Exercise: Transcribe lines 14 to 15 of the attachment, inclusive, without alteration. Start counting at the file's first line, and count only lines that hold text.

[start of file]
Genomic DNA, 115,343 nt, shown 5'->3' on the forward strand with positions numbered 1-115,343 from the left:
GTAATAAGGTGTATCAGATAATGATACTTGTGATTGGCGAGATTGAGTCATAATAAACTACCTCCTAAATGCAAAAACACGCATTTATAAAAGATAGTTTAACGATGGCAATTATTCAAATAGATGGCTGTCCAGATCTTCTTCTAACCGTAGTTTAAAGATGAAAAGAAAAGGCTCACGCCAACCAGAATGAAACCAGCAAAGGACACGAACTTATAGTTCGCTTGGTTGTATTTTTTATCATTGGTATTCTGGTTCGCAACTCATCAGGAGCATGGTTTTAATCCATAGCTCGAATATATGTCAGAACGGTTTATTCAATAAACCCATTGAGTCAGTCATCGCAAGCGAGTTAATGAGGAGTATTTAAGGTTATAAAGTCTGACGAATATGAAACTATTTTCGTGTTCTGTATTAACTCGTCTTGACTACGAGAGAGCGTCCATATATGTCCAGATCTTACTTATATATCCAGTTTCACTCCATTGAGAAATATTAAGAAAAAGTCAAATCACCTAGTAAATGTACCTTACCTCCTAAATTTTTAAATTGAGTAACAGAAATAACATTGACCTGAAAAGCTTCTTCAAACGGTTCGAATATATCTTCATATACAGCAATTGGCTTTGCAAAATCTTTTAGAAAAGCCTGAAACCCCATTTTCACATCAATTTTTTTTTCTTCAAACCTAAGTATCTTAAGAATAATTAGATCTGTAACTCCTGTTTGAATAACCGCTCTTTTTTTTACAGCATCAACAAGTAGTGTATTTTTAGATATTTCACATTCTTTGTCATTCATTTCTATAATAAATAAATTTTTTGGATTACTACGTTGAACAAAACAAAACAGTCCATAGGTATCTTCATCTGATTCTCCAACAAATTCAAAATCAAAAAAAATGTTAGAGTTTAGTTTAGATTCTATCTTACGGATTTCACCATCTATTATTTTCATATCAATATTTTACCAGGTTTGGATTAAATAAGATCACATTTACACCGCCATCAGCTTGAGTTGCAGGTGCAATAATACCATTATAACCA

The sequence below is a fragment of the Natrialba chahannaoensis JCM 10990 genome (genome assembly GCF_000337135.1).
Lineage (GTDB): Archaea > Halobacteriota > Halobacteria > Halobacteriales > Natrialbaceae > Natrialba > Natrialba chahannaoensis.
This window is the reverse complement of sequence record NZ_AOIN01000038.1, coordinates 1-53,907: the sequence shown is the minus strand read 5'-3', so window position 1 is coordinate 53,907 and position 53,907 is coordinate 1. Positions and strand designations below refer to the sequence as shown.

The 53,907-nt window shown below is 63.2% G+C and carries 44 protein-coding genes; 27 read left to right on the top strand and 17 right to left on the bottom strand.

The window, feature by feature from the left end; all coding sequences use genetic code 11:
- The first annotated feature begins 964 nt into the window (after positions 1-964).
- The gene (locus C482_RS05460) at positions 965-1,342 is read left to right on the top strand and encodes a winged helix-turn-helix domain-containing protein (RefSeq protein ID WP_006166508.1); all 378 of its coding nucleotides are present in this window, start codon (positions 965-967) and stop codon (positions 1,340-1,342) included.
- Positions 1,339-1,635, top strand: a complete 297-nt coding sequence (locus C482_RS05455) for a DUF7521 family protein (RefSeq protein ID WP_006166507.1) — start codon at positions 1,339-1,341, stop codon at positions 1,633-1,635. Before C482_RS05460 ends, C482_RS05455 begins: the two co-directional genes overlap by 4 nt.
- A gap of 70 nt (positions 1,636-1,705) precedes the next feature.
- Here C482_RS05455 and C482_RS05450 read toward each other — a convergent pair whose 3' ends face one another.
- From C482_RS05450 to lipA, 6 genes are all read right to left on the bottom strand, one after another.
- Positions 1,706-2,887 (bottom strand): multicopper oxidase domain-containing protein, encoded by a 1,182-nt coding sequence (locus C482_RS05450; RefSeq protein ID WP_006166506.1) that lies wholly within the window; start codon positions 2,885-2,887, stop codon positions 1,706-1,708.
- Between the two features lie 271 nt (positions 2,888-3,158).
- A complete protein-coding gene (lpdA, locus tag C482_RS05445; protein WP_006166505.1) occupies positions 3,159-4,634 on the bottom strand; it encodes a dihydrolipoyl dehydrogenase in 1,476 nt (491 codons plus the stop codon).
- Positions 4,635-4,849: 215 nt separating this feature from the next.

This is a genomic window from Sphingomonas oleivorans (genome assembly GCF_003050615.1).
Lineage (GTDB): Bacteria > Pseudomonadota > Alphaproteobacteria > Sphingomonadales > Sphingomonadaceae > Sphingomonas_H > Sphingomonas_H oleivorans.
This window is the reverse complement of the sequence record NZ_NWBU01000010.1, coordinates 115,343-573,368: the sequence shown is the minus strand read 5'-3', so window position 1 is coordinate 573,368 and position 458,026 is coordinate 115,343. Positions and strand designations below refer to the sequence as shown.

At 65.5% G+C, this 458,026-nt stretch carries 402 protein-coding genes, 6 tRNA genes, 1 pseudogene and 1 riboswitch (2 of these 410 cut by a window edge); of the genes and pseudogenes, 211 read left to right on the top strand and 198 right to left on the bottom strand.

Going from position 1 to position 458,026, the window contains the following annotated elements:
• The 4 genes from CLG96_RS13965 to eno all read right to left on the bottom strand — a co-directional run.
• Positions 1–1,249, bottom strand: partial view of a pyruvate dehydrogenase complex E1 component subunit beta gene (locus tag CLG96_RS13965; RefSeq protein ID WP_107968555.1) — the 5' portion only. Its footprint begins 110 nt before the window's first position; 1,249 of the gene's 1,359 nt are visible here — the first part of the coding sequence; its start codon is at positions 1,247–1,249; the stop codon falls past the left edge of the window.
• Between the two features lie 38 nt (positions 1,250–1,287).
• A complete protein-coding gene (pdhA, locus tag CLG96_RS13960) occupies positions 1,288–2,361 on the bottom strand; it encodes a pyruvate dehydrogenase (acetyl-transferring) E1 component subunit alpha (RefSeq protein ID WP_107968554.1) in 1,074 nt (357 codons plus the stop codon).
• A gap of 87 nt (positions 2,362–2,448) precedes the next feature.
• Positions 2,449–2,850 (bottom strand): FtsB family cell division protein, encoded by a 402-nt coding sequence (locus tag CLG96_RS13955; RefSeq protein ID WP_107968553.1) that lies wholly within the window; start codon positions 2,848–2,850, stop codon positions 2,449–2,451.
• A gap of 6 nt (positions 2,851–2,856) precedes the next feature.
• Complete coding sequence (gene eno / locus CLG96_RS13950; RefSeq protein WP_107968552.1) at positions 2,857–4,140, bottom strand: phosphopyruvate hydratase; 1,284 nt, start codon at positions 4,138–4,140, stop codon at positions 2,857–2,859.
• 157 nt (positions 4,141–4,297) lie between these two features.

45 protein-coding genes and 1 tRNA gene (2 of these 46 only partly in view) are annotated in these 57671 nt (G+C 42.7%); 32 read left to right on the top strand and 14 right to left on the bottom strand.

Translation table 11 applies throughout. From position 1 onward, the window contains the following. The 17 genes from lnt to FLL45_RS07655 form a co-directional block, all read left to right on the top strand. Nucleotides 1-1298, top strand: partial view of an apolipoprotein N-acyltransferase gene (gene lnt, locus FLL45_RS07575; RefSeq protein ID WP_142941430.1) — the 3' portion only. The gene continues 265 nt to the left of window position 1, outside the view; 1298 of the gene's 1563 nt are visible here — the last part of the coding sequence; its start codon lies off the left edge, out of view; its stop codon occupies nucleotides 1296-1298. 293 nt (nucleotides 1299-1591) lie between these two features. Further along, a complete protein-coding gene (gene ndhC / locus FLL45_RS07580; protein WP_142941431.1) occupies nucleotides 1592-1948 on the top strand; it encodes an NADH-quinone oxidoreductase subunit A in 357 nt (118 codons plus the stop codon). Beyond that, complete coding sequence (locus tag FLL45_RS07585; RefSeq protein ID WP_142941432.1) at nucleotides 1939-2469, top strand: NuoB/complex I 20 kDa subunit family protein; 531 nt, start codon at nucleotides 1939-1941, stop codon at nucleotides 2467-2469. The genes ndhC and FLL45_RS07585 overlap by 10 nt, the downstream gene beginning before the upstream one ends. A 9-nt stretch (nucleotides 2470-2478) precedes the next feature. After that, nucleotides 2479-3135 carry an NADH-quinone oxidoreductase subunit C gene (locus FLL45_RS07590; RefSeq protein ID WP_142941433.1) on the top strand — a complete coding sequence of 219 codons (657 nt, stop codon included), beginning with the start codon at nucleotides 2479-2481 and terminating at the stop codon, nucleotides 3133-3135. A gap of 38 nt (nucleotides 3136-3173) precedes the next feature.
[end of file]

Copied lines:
- Positions 1,706-2,887 (bottom strand): multicopper oxidase domain-containing protein, encoded by a 1,182-nt coding sequence (locus C482_RS05450; RefSeq protein ID WP_006166506.1) that lies wholly within the window; start codon positions 2,885-2,887, stop codon positions 1,706-1,708.
- Between the two features lie 271 nt (positions 2,888-3,158).